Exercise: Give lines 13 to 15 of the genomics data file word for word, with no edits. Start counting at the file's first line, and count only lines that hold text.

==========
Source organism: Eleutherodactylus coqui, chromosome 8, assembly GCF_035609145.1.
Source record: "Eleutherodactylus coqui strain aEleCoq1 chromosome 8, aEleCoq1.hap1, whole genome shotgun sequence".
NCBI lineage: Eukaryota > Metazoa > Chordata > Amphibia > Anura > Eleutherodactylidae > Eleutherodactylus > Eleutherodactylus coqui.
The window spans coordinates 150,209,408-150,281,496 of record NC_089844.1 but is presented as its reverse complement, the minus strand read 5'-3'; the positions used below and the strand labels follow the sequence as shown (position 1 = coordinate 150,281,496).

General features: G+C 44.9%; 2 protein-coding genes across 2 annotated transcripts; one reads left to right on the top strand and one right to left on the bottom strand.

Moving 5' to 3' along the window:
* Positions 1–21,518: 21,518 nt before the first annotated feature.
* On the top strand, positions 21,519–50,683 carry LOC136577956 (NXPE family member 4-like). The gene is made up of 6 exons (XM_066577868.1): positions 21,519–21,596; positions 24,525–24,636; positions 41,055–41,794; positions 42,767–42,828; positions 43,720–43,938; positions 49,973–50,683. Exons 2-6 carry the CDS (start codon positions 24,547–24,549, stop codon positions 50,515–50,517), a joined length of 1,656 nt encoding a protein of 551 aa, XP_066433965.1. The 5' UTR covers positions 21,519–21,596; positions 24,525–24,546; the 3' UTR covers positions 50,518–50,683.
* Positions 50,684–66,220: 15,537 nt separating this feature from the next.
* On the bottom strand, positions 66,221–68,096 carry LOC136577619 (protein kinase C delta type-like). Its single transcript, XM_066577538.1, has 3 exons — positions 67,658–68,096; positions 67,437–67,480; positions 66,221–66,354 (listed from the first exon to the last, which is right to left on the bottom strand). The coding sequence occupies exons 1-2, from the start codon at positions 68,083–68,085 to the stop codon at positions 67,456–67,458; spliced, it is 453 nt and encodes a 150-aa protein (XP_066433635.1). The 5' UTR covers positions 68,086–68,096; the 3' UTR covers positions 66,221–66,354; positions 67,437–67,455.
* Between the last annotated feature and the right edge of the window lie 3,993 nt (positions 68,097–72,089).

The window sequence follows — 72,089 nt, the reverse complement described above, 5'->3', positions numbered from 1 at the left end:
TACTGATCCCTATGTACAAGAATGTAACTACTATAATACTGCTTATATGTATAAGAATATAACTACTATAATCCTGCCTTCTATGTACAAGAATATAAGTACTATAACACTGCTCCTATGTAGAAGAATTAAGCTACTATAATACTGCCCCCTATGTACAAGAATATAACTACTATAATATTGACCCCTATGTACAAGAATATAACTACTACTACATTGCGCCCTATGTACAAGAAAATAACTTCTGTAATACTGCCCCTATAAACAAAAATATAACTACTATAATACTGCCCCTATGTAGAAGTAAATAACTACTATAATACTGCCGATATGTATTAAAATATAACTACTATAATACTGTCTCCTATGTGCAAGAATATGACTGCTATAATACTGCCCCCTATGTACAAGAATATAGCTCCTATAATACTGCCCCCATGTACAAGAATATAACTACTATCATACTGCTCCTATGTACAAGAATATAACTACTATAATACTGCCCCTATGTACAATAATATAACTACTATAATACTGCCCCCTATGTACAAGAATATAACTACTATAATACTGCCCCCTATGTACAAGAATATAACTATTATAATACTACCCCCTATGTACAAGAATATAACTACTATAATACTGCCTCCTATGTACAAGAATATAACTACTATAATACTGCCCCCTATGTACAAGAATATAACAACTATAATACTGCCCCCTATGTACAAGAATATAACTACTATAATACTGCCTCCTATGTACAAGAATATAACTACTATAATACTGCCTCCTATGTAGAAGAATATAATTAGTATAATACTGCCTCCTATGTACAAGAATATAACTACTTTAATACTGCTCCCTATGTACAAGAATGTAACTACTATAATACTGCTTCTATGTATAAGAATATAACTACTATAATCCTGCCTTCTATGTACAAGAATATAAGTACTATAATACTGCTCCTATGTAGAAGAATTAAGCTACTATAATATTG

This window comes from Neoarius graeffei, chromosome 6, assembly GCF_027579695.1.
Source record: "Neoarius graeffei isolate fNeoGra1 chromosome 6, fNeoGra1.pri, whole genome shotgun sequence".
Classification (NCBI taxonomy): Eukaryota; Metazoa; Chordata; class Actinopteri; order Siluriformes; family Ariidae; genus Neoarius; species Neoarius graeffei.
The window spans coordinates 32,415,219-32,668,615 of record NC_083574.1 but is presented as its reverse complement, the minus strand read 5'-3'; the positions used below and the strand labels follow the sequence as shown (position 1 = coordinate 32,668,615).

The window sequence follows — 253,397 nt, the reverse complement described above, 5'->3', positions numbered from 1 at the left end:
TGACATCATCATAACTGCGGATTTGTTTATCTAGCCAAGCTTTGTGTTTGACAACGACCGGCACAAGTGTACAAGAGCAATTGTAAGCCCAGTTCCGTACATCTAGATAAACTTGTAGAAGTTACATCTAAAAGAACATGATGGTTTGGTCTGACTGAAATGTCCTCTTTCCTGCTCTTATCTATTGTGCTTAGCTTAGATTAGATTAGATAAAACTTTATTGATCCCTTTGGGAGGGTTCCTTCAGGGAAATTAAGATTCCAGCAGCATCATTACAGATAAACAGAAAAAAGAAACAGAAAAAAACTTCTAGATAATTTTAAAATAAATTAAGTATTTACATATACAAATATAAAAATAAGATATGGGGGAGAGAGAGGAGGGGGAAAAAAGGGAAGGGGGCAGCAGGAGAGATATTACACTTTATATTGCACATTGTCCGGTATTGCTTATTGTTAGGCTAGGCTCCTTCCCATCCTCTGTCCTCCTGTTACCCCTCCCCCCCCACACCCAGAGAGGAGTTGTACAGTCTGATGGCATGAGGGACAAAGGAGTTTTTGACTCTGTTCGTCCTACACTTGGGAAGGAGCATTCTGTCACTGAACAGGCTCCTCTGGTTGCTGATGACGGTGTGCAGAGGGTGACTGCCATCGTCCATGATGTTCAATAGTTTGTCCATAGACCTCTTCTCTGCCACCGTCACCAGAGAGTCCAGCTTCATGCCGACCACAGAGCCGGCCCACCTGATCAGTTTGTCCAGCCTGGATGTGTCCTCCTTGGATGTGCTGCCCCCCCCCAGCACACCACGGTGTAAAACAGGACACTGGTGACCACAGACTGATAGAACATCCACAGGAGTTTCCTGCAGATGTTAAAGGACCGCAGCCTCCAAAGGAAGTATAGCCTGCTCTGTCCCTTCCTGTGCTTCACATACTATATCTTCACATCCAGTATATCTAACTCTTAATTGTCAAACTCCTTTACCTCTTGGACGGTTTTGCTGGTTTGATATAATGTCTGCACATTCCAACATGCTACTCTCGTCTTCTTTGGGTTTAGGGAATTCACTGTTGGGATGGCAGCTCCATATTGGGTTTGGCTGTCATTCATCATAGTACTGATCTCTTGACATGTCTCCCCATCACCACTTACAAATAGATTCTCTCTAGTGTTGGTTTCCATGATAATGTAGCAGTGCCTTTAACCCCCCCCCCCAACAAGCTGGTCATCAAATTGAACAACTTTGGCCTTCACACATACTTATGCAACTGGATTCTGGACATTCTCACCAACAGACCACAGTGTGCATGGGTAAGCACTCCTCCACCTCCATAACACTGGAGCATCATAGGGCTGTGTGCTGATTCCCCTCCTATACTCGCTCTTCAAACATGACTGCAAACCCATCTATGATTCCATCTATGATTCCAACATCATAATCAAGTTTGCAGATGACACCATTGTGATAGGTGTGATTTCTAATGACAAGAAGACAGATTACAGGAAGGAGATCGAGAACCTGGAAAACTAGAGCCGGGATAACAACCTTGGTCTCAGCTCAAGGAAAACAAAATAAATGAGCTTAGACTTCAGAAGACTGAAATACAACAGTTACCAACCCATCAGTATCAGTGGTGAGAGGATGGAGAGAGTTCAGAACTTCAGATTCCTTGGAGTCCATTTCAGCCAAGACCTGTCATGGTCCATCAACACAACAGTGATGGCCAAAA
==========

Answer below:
TACTGATCCCTATGTACAAGAATGTAACTACTATAATACTGCTTATATGTATAAGAATATAACTACTATAATCCTGCCTTCTATGTACAAGAATATAAGTACTATAACACTGCTCCTATGTAGAAGAATTAAGCTACTATAATACTGCCCCCTATGTACAAGAATATAACTACTATAATATTGACCCCTATGTACAAGAATATAACTACTACTACATTGCGCCCTATGTACAAGAAAATAACTTCTGTAATACTGCCCCTATAAACAAAAATATAACTACTATAATACTGCCCCTATGTAGAAGTAAATAACTACTATAATACTGCCGATATGTATTAAAATATAACTACTATAATACTGTCTCCTATGTGCAAGAATATGACTGCTATAATACTGCCCCCTATGTACAAGAATATAGCTCCTATAATACTGCCCCCATGTACAAGAATATAACTACTATCATACTGCTCCTATGTACAAGAATATAACTACTATAATACTGCCCCTATGTACAATAATATAACTACTATAATACTGCCCCCTATGTACAAGAATATAACTACTATAATACTGCCCCCTATGTACAAGAATATAACTATTATAATACTACCCCCTATGTACAAGAATATAACTACTATAATACTGCCTCCTATGTACAAGAATATAACTACTATAATACTGCCCCCTATGTACAAGAATATAACAACTATAATACTGCCCCCTATGTACAAGAATATAACTACTATAATACTGCCTCCTATGTACAAGAATATAACTACTATAATACTGCCTCCTATGTAGAAGAATATAATTAGTATAATACTGCCTCCTATGTACAAGAATATAACTACTTTAATACTGCTCCCTATGTACAAGAATGTAACTACTATAATACTGCTTCTATGTATAAGAATATAACTACTATAATCCTGCCTTCTATGTACAAGAATATAAGTACTATAATACTGCTCCTATGTAGAAGAATTAAGCTACTATAATATTG

This window comes from Neoarius graeffei, chromosome 6, assembly GCF_027579695.1.
Source record: "Neoarius graeffei isolate fNeoGra1 chromosome 6, fNeoGra1.pri, whole genome shotgun sequence".